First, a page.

Now let's see what EventListener does with onBeforeRequest. It checks if the URL is equal to a specific hash, and then tells the browser to load a separate resource using redirectUrl.

The logic used to load external resources through redirectUrl

However, this logic only executes if the URL hash has one of two values, but what are these hashes?

echo -n blockchain.com | md5sum

425d95e3b753c1afb3871c66a858a4c9

echo -n myetherwallet.com | md5sum

5fd0d2c183e9184f63409aee2371700e

Ok, it means the extension captures requests to the domains blockchain.com and myetherwallet.com.

Here is a list of domains controlled by an attacker:

blockchainanalyticscdn.com

5b0c4f7f0587346ad14b9e59704c1d9a.top

925e40815f619e622ef71abc6923167f.top

Looking at MyEtherWallet.com

So, now we know that the target is myetherwallet.com and that the extension modifies the CSP policy to substitute input requests for external resource addresses. Let's see what it does.

Since the code looks for the substring master or chunk in the resource, the main target is the domain vintage.myetherwallet.com to overwrite the etherwallet-master.js file.

We can take a look at this without allowing CSP capture.

So, now that we know that a malicious extension is replacing the main JS, let's enter our secret key and see where it sends it.

The script sends the secret key to another PHP script as part of the query string

Here it is, our secret key was sent to attackers.

Please note that since CSP wascaptured, we do not receive any notifications about an attempt to download external resources, and from the point of view of the user, the extension works as intended, and the EV certificate remains untouched. The fact that the extension at the same time fulfills its claimed function of detecting crypto-jacking is also a rather smart decision, since its unwanted activity will go unnoticed by non-paranoid users for some time.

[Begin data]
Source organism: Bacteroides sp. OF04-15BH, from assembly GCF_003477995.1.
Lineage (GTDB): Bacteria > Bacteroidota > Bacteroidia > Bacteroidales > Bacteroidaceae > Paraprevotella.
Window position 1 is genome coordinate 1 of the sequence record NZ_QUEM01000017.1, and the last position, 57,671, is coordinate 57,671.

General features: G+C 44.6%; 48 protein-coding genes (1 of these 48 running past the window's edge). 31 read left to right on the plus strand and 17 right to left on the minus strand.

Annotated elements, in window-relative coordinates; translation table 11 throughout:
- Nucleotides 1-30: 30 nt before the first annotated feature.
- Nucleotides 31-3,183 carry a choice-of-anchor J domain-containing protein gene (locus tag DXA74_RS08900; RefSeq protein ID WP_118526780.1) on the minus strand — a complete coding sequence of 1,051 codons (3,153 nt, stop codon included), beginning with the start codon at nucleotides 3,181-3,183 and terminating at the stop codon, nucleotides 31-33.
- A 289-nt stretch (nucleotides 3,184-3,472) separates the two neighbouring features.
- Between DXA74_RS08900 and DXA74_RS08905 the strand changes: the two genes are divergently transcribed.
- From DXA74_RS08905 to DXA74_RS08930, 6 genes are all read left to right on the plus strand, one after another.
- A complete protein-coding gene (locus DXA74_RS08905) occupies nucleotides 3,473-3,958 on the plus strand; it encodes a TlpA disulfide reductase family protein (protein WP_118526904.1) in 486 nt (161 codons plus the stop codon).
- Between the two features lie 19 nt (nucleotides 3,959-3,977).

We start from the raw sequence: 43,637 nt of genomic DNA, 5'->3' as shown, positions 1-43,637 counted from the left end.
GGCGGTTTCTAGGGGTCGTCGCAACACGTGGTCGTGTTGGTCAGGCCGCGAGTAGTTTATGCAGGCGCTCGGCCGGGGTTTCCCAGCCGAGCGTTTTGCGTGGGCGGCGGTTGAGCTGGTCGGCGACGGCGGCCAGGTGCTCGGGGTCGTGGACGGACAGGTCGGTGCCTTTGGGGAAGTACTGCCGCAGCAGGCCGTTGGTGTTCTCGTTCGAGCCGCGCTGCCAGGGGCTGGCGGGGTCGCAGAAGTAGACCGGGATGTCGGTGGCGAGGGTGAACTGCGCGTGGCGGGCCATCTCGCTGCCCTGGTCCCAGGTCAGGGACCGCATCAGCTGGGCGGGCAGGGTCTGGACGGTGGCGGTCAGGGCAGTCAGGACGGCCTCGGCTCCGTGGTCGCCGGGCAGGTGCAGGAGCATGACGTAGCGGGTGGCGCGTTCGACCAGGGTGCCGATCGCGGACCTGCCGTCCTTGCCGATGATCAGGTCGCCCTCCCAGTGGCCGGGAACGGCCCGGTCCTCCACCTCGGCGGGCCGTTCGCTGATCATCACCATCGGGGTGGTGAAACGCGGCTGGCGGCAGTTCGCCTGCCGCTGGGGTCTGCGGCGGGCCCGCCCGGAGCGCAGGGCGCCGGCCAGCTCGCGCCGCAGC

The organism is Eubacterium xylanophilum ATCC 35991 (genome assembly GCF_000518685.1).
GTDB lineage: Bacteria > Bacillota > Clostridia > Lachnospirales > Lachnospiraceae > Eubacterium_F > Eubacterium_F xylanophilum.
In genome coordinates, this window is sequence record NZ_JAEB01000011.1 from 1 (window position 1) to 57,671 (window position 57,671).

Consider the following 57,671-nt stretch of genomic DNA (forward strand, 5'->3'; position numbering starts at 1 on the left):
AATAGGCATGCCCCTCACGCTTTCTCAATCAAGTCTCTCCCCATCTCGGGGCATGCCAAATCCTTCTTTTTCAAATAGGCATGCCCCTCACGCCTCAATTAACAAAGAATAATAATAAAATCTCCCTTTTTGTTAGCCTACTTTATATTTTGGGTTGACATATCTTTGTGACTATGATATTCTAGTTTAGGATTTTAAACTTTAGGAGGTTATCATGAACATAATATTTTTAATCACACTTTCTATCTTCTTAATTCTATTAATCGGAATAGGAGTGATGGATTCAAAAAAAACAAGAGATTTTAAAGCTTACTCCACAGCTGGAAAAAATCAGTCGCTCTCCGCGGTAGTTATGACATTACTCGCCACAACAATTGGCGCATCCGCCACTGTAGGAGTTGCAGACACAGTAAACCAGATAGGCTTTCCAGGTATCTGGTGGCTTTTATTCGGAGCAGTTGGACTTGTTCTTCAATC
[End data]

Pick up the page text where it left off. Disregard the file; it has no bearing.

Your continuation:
Looking at Blockchain.com

We know that blockchain.com is another target, so let's modify the script a bit to capture the CSP and see what it tries to load.

We see that the extension is trying to download malicious versions of manifest.1550618679966.js, vendor.b18ffdf080.js and app.46d4854459.js as part of the login logic of the account.

What can be done to protect yourself?

You need to behave consciously and carefully. The responsibility for our safety lies with us. Fear Danians bringing gifts.

  • Never install extensions that may change the DOM to an unverified by you or a trusted source.
  • Do not blindly trust warnings aboutsecurity offering to install some software; in MetaMask warnings (for example, about phishing), the extension address will always be displayed in the address bar of the browser.
  • Never enter your private keys online - always use offline signature mechanisms (for example, Ledger Wallet, TREZOR or Parity Signer).

The domains involved in the campaign described in this article are listed on Ether scatDB:

  • https://etherscamdb.info/domain/huobi-airdrop.org
  • https://etherscamdb.info/domain/huobiairdrop.co
  • https://etherscamdb.info/domain/huobiairdrop.com

They have also been blacklisted on MetaMask and EtherAddressLookup to protect you from visiting them.